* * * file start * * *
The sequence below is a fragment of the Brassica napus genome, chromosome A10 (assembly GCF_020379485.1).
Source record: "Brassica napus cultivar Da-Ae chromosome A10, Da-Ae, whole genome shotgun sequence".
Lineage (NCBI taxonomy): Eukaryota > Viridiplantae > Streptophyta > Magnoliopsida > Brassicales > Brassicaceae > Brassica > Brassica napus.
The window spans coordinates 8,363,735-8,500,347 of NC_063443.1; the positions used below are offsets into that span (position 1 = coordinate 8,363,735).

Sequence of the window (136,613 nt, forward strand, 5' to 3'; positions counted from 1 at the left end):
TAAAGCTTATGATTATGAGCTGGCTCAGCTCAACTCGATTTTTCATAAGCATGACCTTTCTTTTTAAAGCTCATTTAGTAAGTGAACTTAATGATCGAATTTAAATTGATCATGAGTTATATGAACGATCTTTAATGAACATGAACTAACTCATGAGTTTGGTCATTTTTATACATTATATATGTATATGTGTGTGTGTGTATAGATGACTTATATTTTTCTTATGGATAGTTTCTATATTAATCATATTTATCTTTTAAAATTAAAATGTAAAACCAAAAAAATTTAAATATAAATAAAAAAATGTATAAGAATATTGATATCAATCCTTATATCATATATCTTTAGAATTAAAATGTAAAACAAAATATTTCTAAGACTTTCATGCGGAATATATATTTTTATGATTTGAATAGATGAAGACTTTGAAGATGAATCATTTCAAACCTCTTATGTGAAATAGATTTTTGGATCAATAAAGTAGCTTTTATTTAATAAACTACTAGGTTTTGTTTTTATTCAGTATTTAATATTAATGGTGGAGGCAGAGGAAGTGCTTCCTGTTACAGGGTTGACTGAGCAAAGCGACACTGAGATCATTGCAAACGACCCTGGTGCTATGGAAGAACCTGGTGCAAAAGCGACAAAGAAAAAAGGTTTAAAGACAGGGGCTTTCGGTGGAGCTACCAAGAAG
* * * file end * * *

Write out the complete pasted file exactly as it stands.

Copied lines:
The sequence below is a fragment of the Brassica napus genome, chromosome A10 (assembly GCF_020379485.1).
Source record: "Brassica napus cultivar Da-Ae chromosome A10, Da-Ae, whole genome shotgun sequence".
Lineage (NCBI taxonomy): Eukaryota > Viridiplantae > Streptophyta > Magnoliopsida > Brassicales > Brassicaceae > Brassica > Brassica napus.
The window spans coordinates 8,363,735-8,500,347 of NC_063443.1; the positions used below are offsets into that span (position 1 = coordinate 8,363,735).

Sequence of the window (136,613 nt, forward strand, 5' to 3'; positions counted from 1 at the left end):
TAAAGCTTATGATTATGAGCTGGCTCAGCTCAACTCGATTTTTCATAAGCATGACCTTTCTTTTTAAAGCTCATTTAGTAAGTGAACTTAATGATCGAATTTAAATTGATCATGAGTTATATGAACGATCTTTAATGAACATGAACTAACTCATGAGTTTGGTCATTTTTATACATTATATATGTATATGTGTGTGTGTGTATAGATGACTTATATTTTTCTTATGGATAGTTTCTATATTAATCATATTTATCTTTTAAAATTAAAATGTAAAACCAAAAAAATTTAAATATAAATAAAAAAATGTATAAGAATATTGATATCAATCCTTATATCATATATCTTTAGAATTAAAATGTAAAACAAAATATTTCTAAGACTTTCATGCGGAATATATATTTTTATGATTTGAATAGATGAAGACTTTGAAGATGAATCATTTCAAACCTCTTATGTGAAATAGATTTTTGGATCAATAAAGTAGCTTTTATTTAATAAACTACTAGGTTTTGTTTTTATTCAGTATTTAATATTAATGGTGGAGGCAGAGGAAGTGCTTCCTGTTACAGGGTTGACTGAGCAAAGCGACACTGAGATCATTGCAAACGACCCTGGTGCTATGGAAGAACCTGGTGCAAAAGCGACAAAGAAAAAAGGTTTAAAGACAGGGGCTTTCGGTGGAGCTACCAAGAAG